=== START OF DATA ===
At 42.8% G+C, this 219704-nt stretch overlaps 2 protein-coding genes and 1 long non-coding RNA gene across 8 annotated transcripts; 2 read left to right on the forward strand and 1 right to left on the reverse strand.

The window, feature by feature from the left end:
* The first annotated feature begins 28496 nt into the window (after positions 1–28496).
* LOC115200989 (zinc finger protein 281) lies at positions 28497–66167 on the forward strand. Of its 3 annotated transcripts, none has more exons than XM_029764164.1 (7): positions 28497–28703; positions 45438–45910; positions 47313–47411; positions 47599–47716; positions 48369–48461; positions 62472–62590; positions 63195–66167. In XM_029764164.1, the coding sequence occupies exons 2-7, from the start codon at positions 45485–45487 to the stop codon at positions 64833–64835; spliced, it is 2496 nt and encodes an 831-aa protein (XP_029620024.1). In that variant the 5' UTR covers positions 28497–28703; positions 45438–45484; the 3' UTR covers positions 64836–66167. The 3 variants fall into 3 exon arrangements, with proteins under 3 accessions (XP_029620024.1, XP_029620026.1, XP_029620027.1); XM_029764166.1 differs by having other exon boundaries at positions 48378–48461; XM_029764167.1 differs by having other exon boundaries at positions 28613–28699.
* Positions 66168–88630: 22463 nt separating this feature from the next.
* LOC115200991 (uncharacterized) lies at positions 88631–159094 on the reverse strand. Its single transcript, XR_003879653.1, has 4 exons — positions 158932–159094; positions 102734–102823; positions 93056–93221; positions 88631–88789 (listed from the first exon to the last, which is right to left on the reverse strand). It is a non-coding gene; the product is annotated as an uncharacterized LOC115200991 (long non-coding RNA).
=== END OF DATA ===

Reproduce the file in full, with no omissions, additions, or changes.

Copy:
At 42.8% G+C, this 219704-nt stretch overlaps 2 protein-coding genes and 1 long non-coding RNA gene across 8 annotated transcripts; 2 read left to right on the forward strand and 1 right to left on the reverse strand.

The window, feature by feature from the left end:
* The first annotated feature begins 28496 nt into the window (after positions 1–28496).
* LOC115200989 (zinc finger protein 281) lies at positions 28497–66167 on the forward strand. Of its 3 annotated transcripts, none has more exons than XM_029764164.1 (7): positions 28497–28703; positions 45438–45910; positions 47313–47411; positions 47599–47716; positions 48369–48461; positions 62472–62590; positions 63195–66167. In XM_029764164.1, the coding sequence occupies exons 2-7, from the start codon at positions 45485–45487 to the stop codon at positions 64833–64835; spliced, it is 2496 nt and encodes an 831-aa protein (XP_029620024.1). In that variant the 5' UTR covers positions 28497–28703; positions 45438–45484; the 3' UTR covers positions 64836–66167. The 3 variants fall into 3 exon arrangements, with proteins under 3 accessions (XP_029620024.1, XP_029620026.1, XP_029620027.1); XM_029764166.1 differs by having other exon boundaries at positions 48378–48461; XM_029764167.1 differs by having other exon boundaries at positions 28613–28699.
* Positions 66168–88630: 22463 nt separating this feature from the next.
* LOC115200991 (uncharacterized) lies at positions 88631–159094 on the reverse strand. Its single transcript, XR_003879653.1, has 4 exons — positions 158932–159094; positions 102734–102823; positions 93056–93221; positions 88631–88789 (listed from the first exon to the last, which is right to left on the reverse strand). It is a non-coding gene; the product is annotated as an uncharacterized LOC115200991 (long non-coding RNA).